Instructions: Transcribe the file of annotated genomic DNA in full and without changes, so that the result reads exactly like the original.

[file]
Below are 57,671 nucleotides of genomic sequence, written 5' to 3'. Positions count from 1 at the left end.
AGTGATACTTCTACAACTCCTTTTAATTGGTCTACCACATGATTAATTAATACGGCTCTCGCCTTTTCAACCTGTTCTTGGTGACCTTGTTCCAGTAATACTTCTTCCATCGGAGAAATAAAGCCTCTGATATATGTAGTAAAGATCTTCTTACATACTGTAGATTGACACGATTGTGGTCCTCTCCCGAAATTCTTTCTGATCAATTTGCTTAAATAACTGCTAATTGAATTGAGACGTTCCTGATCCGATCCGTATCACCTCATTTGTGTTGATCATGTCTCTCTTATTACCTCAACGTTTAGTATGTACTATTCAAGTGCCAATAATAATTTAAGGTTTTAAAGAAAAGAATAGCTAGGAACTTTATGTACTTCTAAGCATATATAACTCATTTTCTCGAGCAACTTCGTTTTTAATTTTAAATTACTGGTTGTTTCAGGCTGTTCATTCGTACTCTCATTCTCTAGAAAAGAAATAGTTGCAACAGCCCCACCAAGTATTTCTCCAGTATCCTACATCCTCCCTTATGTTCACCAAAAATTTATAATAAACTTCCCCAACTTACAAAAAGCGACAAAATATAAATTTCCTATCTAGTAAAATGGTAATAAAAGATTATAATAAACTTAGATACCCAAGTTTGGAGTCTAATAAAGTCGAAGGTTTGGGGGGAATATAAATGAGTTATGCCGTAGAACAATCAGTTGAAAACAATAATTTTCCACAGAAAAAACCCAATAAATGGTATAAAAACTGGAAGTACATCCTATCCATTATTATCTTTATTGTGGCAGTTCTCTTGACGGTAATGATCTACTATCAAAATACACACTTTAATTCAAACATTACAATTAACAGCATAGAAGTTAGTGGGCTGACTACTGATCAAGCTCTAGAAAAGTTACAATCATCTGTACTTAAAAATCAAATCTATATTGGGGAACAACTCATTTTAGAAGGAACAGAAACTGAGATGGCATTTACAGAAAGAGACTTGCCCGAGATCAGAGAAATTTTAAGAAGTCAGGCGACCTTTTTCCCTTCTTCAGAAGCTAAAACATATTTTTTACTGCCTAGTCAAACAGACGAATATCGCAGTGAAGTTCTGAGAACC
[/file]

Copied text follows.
Below are 57,671 nucleotides of genomic sequence, written 5' to 3'. Positions count from 1 at the left end.
AGTGATACTTCTACAACTCCTTTTAATTGGTCTACCACATGATTAATTAATACGGCTCTCGCCTTTTCAACCTGTTCTTGGTGACCTTGTTCCAGTAATACTTCTTCCATCGGAGAAATAAAGCCTCTGATATATGTAGTAAAGATCTTCTTACATACTGTAGATTGACACGATTGTGGTCCTCTCCCGAAATTCTTTCTGATCAATTTGCTTAAATAACTGCTAATTGAATTGAGACGTTCCTGATCCGATCCGTATCACCTCATTTGTGTTGATCATGTCTCTCTTATTACCTCAACGTTTAGTATGTACTATTCAAGTGCCAATAATAATTTAAGGTTTTAAAGAAAAGAATAGCTAGGAACTTTATGTACTTCTAAGCATATATAACTCATTTTCTCGAGCAACTTCGTTTTTAATTTTAAATTACTGGTTGTTTCAGGCTGTTCATTCGTACTCTCATTCTCTAGAAAAGAAATAGTTGCAACAGCCCCACCAAGTATTTCTCCAGTATCCTACATCCTCCCTTATGTTCACCAAAAATTTATAATAAACTTCCCCAACTTACAAAAAGCGACAAAATATAAATTTCCTATCTAGTAAAATGGTAATAAAAGATTATAATAAACTTAGATACCCAAGTTTGGAGTCTAATAAAGTCGAAGGTTTGGGGGGAATATAAATGAGTTATGCCGTAGAACAATCAGTTGAAAACAATAATTTTCCACAGAAAAAACCCAATAAATGGTATAAAAACTGGAAGTACATCCTATCCATTATTATCTTTATTGTGGCAGTTCTCTTGACGGTAATGATCTACTATCAAAATACACACTTTAATTCAAACATTACAATTAACAGCATAGAAGTTAGTGGGCTGACTACTGATCAAGCTCTAGAAAAGTTACAATCATCTGTACTTAAAAATCAAATCTATATTGGGGAACAACTCATTTTAGAAGGAACAGAAACTGAGATGGCATTTACAGAAAGAGACTTGCCCGAGATCAGAGAAATTTTAAGAAGTCAGGCGACCTTTTTCCCTTCTTCAGAAGCTAAAACATATTTTTTACTGCCTAGTCAAACAGACGAATATCGCAGTGAAGTTCTGAGAACC